Sanitation and Hygiene

August 25, 2016

Tips for Talking

  • Plan ahead. Be familiar and comfortable with the topic.
  • Make it relevant. Include related tasks and work areas or events.
  • Involve your workers. Ask questions that lead to participation. See suggestions under “Discussion Drivers.”

What went wrong?

July 22, 9:30 a.m.

Elisa started feeling bad a couple of days ago, but when the cramps and diarrhea continued to get worse, she gave in and came to the urgent care center. As a young girl Elisa had dreamed of working with animals, and now the 27 year old was living that dream at Happy Tails Goat Farm. Sometimes dirty, but always rewarding, her job included feeding, milking, caring for, and cleaning up after more than 60 goats every day. Unfortunately, today’s lab results showed that Elisa’s symptoms were being caused by E.coli, a bacteria transmitted through contaminated water or food, or through contact with animal or human waste. What went wrong?

Tractor Talks

Sanitation and Hygiene on the Farm

The lack of sanitation facilities and/or handwashing facilities can lead to many health effects. Farmworkers may suffer urinary tract infections due to urine retention from inadequate availability of toilets, chemical poisoning resulting from lack of handwashing facilities, and infectious and other communicable diseases from microbial and parasitic exposures. To ensure a healthy workplace, farm workers should have access to:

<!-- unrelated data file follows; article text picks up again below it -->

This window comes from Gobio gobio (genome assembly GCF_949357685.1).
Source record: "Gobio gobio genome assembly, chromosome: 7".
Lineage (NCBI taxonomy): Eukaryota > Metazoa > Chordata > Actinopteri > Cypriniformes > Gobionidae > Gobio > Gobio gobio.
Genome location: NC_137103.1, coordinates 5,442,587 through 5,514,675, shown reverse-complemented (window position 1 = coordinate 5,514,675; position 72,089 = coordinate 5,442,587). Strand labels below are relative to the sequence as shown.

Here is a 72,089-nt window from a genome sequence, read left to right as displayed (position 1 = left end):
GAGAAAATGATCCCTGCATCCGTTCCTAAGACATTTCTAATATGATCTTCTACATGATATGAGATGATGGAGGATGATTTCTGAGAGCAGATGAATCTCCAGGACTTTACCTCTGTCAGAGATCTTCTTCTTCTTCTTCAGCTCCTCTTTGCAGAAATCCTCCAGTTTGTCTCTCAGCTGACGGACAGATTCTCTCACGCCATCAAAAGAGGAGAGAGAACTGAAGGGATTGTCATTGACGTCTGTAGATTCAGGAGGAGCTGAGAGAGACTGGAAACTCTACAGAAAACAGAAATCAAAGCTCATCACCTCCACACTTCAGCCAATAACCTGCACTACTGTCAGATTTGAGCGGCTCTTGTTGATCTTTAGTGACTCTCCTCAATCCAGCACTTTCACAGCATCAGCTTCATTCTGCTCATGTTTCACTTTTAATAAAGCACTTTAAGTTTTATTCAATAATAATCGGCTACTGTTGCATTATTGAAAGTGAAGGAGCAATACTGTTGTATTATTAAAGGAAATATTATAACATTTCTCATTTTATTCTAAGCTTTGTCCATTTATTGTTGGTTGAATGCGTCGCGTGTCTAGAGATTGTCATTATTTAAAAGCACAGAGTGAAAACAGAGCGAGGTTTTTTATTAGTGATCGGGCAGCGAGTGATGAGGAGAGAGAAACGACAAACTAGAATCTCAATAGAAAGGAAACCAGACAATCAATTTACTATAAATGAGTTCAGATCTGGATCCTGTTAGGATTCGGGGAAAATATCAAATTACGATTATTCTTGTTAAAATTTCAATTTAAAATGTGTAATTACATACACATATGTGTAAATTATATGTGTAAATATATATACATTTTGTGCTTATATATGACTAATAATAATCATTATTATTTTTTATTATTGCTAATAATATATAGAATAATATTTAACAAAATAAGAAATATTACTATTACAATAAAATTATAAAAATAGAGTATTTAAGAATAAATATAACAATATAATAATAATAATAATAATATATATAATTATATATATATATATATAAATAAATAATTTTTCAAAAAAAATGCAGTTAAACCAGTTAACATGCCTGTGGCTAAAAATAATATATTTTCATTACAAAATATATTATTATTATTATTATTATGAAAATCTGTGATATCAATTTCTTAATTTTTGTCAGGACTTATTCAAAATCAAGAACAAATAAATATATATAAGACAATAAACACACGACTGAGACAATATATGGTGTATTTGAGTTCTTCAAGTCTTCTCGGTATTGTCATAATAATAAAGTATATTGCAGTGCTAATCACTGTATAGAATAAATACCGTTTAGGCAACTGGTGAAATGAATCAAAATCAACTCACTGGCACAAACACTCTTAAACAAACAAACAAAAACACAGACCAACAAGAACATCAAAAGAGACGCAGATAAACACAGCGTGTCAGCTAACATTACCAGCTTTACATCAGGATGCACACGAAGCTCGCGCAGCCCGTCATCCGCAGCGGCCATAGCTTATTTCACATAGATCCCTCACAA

• Clean water for hand washing.
  • Readily accessible drinking water.
  • Nearby toilets that are clean and stocked with handwashing supplies.

If housing is provided to workers, it should be safe, uncrowded, and include shower and laundry facilities.

Handwashing Prevents Disease!

The most effective way to prevent illness is to wash your hands thoroughly and frequently, especially:

  • Before eating or drinking.
  • Before and after using the toilet.
  • After touching dirty surfaces or handling trash, garbage, or waste.
  • After contact with fertilizers, pesticides, cleaning products, or other chemicals.

Discussion Drivers

  1. What behaviors might have prevented and/or contributed to Elisa’s illness?
  2. What are some other health concerns related to unsanitary conditions and behaviors?
  3. What is your greatest concern related to your job and environmental hazards?
For more information on Agricultural Operations and Sanitation visit:

This material was produced under grant number SH-27619-15-60-F-37 from the Occupational Safety and Health Administration, U.S. Department of Labor. It does not necessarily reflect the views or policies of the U.S. Department of Labor, nor does mention of trade names, commercial products, or organizations imply endorsement by the U.S. Government.